Sunday, 31 March 2013

P in V Is Not The Only Kind Of Sex, or, Nadine Dorries Is Still The Worst

So, everybody's least favourite MP/human being Nadine Dorries has been at it again, arguing against gay marriage in the House of Commons like the smug ignorant bigot that she is:

"The definition of sex is for ordinary and complete sex to have taken place. Same-sex couples cannot meet this requirement."
05.02.2013, from her blog

Headline: 'Nadine Dorries Says Same Sex Couples Can't Have Sex'?

This nasty, heteronormative little remark hurts everybody. It hurts gay people, it hurts straight people, it hurts sexually active and asexual people, it hurts the victims of sexual assault, it hurts everybody with its rigid, controlling definition of what 'proper sex' is. Dorries clearly understands the phrase "ordinary and complete sex" to mean P in V penetration*. Nothing more, nothing less, nothing else - just P in V. It's vastly heteronormative and extremely sex-negative in implication, and an incredibly damaging message. Here is my counter-message:

There are many, many forms, kinds and actions of sex, each as valid and as complex as the others, because sexuality is limitless.

Sex does not require P in V penetration. It doesn't require a P or a V at all. The idea of 'sex' contains a vast, wonderful realm of activities, of people rubbing themselves on each other and rubbing things on themselves and squishing themselves together and all around in all the messy, glorious combinations imaginable. I'm sure there's no need to make a list, but many, many things can be sex. Sex cannot be defined as a certain set of activities or experiences, because the spectrum of human sexuality is undocumentably huge and uncategorisably intricate. Lying down fully clothed and spooning can be a form of sex. Kissing a man or a woman or either or both can be sex. For some people, touching feet is sex. P in V is only one way of having sex, and its fetishisation in society as the only or the most important kind of sex is damaging for everyone.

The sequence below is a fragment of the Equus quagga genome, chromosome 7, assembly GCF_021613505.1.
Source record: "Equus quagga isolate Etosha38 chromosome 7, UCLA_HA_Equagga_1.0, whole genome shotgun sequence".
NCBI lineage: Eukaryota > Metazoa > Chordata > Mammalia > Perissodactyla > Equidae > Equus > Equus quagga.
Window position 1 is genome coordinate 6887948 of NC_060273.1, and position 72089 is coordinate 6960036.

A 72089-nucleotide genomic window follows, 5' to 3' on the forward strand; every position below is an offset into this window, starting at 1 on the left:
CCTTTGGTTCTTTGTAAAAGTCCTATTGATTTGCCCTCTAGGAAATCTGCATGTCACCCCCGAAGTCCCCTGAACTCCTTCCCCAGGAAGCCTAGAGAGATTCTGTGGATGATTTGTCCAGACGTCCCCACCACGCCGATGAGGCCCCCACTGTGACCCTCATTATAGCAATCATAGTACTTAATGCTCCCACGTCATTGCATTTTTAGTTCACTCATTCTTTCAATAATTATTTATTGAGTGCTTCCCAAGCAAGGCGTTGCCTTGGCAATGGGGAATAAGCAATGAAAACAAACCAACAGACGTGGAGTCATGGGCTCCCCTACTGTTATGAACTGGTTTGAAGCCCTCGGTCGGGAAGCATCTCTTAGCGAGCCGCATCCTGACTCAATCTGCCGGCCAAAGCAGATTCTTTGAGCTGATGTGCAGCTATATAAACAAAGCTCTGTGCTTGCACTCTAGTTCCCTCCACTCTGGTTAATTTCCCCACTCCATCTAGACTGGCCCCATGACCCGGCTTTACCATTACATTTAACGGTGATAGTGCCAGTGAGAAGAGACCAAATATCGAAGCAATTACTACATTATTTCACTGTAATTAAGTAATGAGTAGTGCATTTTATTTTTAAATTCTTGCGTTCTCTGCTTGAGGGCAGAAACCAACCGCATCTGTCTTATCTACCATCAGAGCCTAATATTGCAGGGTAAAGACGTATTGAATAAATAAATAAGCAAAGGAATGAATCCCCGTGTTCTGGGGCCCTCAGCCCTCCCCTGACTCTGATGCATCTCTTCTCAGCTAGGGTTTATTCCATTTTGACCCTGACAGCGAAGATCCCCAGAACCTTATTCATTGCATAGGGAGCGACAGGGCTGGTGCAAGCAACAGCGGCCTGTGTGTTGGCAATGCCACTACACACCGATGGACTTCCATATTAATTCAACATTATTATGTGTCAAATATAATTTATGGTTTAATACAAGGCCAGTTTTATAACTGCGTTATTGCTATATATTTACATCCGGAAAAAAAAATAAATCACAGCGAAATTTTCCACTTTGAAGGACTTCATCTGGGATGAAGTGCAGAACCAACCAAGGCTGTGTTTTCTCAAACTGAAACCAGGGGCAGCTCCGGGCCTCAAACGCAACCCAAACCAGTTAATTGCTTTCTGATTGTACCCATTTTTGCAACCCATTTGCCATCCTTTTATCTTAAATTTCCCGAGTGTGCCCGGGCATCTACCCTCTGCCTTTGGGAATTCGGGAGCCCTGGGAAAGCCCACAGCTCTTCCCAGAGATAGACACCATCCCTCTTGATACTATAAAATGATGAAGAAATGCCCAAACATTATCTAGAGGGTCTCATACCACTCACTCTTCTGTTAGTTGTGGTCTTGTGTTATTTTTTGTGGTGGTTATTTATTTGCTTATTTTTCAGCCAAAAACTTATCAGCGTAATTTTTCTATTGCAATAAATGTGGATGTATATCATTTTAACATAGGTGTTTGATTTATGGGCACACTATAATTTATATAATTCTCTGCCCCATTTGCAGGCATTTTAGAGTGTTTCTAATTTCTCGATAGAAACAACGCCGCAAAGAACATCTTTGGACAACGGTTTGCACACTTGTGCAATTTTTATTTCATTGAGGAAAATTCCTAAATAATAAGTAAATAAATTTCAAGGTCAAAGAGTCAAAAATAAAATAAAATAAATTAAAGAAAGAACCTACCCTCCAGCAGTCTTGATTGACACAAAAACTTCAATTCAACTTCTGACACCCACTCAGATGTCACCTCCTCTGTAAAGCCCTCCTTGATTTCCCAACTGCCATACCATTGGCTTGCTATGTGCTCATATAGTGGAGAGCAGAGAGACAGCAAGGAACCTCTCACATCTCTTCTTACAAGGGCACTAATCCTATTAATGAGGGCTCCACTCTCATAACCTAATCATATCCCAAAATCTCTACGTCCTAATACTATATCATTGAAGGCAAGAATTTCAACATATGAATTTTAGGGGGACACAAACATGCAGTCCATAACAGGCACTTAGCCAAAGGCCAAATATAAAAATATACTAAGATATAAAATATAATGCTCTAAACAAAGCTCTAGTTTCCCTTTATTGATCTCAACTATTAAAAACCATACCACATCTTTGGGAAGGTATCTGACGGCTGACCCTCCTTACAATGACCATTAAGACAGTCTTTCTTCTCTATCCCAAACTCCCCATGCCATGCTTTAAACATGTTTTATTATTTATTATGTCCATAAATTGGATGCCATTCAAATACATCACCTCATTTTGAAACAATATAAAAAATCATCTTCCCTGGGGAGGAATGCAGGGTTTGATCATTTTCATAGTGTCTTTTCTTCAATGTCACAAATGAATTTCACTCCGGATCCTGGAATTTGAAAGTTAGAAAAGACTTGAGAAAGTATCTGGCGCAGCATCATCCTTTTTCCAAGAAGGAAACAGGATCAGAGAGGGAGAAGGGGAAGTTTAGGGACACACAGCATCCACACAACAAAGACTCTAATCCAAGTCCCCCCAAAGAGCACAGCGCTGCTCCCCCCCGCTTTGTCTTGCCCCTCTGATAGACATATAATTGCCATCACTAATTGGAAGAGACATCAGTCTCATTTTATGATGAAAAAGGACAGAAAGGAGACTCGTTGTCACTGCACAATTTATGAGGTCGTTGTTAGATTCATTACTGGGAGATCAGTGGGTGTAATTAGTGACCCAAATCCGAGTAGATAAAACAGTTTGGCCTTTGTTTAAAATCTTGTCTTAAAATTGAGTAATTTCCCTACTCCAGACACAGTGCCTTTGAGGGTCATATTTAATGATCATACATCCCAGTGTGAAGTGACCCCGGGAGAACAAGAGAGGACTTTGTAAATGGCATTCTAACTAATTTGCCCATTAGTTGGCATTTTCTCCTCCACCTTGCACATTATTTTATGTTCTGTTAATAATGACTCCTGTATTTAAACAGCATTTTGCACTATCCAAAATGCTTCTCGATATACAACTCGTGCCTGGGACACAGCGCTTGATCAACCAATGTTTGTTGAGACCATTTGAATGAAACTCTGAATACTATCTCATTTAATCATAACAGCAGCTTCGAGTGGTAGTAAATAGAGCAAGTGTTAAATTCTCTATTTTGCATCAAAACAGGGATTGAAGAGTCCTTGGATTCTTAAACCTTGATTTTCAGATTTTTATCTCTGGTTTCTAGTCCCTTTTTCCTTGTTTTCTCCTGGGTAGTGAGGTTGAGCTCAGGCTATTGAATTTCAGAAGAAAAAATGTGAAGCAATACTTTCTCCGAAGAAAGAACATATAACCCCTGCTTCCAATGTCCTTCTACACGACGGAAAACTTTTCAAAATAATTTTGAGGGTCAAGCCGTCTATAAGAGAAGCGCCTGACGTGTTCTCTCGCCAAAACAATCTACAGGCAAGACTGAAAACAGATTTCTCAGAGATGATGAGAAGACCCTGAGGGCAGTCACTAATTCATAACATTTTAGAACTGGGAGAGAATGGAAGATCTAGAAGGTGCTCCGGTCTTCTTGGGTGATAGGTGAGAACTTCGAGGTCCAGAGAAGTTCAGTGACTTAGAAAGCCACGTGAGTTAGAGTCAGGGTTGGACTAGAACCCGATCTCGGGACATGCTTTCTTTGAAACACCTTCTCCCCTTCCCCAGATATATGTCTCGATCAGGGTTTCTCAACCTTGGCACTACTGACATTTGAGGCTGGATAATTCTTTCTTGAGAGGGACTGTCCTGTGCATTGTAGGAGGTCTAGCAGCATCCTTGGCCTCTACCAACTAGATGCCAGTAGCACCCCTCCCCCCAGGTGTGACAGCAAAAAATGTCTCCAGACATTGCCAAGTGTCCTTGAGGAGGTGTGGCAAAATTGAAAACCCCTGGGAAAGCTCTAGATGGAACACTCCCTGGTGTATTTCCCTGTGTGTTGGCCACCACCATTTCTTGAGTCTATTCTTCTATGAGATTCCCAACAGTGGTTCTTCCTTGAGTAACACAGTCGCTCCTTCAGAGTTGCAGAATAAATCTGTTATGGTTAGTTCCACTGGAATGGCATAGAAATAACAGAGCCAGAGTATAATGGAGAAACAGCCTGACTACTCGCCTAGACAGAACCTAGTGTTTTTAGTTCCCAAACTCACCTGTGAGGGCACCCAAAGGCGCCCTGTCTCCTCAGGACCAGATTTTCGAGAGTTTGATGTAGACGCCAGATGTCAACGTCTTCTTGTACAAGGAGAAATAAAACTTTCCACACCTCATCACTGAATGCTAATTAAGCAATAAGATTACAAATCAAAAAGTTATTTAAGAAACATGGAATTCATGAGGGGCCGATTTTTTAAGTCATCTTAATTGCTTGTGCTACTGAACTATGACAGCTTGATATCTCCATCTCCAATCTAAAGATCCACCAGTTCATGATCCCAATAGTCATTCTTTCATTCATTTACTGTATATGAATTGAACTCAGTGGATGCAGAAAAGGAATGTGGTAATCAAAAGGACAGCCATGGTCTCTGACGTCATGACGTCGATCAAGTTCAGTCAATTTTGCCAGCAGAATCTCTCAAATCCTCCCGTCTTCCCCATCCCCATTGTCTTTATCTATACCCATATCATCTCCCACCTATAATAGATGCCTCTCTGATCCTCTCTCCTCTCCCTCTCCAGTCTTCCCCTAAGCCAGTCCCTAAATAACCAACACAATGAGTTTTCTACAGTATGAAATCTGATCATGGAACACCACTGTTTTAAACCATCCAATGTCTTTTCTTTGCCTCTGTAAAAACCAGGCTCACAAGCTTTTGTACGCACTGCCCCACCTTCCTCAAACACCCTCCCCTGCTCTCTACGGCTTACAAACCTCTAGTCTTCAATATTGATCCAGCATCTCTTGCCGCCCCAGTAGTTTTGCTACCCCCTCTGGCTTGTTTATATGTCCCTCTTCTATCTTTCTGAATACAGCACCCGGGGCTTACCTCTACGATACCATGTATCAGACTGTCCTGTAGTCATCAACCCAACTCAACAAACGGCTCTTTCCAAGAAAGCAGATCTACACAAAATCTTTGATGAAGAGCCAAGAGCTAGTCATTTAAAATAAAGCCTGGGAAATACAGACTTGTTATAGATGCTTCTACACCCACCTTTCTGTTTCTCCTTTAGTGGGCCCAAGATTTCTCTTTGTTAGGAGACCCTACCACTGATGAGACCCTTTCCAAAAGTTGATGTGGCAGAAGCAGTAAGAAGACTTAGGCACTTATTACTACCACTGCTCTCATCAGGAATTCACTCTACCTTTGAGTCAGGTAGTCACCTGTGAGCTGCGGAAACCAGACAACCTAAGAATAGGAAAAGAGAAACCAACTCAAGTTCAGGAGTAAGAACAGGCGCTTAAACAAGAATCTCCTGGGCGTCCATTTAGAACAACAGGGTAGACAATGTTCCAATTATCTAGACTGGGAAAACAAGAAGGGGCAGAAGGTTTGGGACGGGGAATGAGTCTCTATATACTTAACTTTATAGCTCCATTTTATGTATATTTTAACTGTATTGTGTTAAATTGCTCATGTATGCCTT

How? It's clearly obvious how this idea is alienating for same-sex couples, denying the validity of their experiences, but emphasising P in V as the be-all and end-all of sex also hurts hetero individuals as well, defining and denying a wealth of experience, rather than educating, liberating and encouraging people to understand and be confident in their own sexuality. Attempting to define sexuality by the standards of other people (especially, by god, conservative, conventional, religious, heteronormative standards) can only lead to misery, because sex is individual and idiosyncratic. Some people (even straight people) hate P in V sex, or find it painful or uncomfortable or boring. The good news is, there's a lot of other sex out there to be having.

Fetishising P in V as the most valid, real form of sex is another way that we tell people that their own feelings and desires are not valid when they don't conform to convention, and when people believe that their desires aren't valid, that creates unhappy sex. That creates everyone who ever said "well...alright, I guess", everyone who did it because they thought everyone else was doing it, everyone who thought they should or they had to, everyone who ever lay back and thought of England. Reluctant sex is not happy sex. If you're enthusiastically consenting to P in V, great, have at it, but the social emphasis on P in V devalues enthusiastic consent to all the other forms of sex. 

Dorries's comment also has extremely worrying implications for issues of sexual assault. If activities not involving P in V penetration are not real sex, when unwanted, are they still sexual assault? Does Dorries - the woman who once asserted that the sexual abuse of children could be stopped if only children were taught abstinence - mean that it is not possible to rape someone of the same sex? 

You know what, here. This is my sex-positive, anti-Dorries message:

Sex comes in many forms and many shapes. Some of them you might like, and some of them you will not, and as long as you have the informed, enthusiastic consent of everybody involved, all of it is absolutely fine. All of your feelings are very valid. Go forth and explore. Say yes to things you want and no to things you don't want. Learn your desires and your boundaries and respect them, and have others respect them. Be safe, physically and emotionally. Have exactly the sex that you really want, the sex that makes you feel good, exactly when and how you want it. Your sexuality is your own. Do with it exactly what you will. 

*(Conventionally, that is also what it means in law, but I do not credit Dorries with critical analysis of legal complexities, nor do I really know the ins and outs of it. Heh heh heh. "Ins and outs".) 

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